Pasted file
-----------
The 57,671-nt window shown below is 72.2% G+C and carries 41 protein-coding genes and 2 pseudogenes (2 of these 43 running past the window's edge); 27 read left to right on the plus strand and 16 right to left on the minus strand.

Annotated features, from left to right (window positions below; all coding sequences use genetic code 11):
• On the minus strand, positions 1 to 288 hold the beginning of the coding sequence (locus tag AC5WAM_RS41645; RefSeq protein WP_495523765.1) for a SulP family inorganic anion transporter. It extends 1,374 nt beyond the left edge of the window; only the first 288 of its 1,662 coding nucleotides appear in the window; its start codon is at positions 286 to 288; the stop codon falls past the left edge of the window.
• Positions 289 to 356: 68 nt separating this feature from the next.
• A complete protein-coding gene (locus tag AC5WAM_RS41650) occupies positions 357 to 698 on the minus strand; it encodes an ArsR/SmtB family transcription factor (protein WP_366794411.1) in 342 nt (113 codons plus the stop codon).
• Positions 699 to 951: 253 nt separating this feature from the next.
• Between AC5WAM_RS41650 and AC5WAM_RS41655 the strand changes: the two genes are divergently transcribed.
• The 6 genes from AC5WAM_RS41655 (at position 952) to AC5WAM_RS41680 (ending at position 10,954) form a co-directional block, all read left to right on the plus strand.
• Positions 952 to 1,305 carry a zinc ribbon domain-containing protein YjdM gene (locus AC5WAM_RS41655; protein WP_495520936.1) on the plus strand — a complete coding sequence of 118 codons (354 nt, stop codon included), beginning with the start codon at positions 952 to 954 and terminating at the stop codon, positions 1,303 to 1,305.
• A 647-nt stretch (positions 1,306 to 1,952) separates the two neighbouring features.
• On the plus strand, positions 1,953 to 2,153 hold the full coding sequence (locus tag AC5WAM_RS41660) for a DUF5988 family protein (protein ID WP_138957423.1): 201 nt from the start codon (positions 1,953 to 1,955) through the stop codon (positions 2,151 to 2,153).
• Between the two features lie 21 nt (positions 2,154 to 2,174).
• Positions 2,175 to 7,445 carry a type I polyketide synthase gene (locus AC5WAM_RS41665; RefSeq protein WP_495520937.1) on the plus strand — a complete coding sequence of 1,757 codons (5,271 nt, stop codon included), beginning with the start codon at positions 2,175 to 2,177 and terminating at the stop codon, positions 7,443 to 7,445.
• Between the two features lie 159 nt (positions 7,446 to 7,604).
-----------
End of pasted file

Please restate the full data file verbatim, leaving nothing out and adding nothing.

The 57,671-nt window shown below is 72.2% G+C and carries 41 protein-coding genes and 2 pseudogenes (2 of these 43 running past the window's edge); 27 read left to right on the plus strand and 16 right to left on the minus strand.

Annotated features, from left to right (window positions below; all coding sequences use genetic code 11):
• On the minus strand, positions 1 to 288 hold the beginning of the coding sequence (locus tag AC5WAM_RS41645; RefSeq protein WP_495523765.1) for a SulP family inorganic anion transporter. It extends 1,374 nt beyond the left edge of the window; only the first 288 of its 1,662 coding nucleotides appear in the window; its start codon is at positions 286 to 288; the stop codon falls past the left edge of the window.
• Positions 289 to 356: 68 nt separating this feature from the next.
• A complete protein-coding gene (locus tag AC5WAM_RS41650) occupies positions 357 to 698 on the minus strand; it encodes an ArsR/SmtB family transcription factor (protein WP_366794411.1) in 342 nt (113 codons plus the stop codon).
• Positions 699 to 951: 253 nt separating this feature from the next.
• Between AC5WAM_RS41650 and AC5WAM_RS41655 the strand changes: the two genes are divergently transcribed.
• The 6 genes from AC5WAM_RS41655 (at position 952) to AC5WAM_RS41680 (ending at position 10,954) form a co-directional block, all read left to right on the plus strand.
• Positions 952 to 1,305 carry a zinc ribbon domain-containing protein YjdM gene (locus AC5WAM_RS41655; protein WP_495520936.1) on the plus strand — a complete coding sequence of 118 codons (354 nt, stop codon included), beginning with the start codon at positions 952 to 954 and terminating at the stop codon, positions 1,303 to 1,305.
• A 647-nt stretch (positions 1,306 to 1,952) separates the two neighbouring features.
• On the plus strand, positions 1,953 to 2,153 hold the full coding sequence (locus tag AC5WAM_RS41660) for a DUF5988 family protein (protein ID WP_138957423.1): 201 nt from the start codon (positions 1,953 to 1,955) through the stop codon (positions 2,151 to 2,153).
• Between the two features lie 21 nt (positions 2,154 to 2,174).
• Positions 2,175 to 7,445 carry a type I polyketide synthase gene (locus AC5WAM_RS41665; RefSeq protein WP_495520937.1) on the plus strand — a complete coding sequence of 1,757 codons (5,271 nt, stop codon included), beginning with the start codon at positions 2,175 to 2,177 and terminating at the stop codon, positions 7,443 to 7,445.
• Between the two features lie 159 nt (positions 7,446 to 7,604).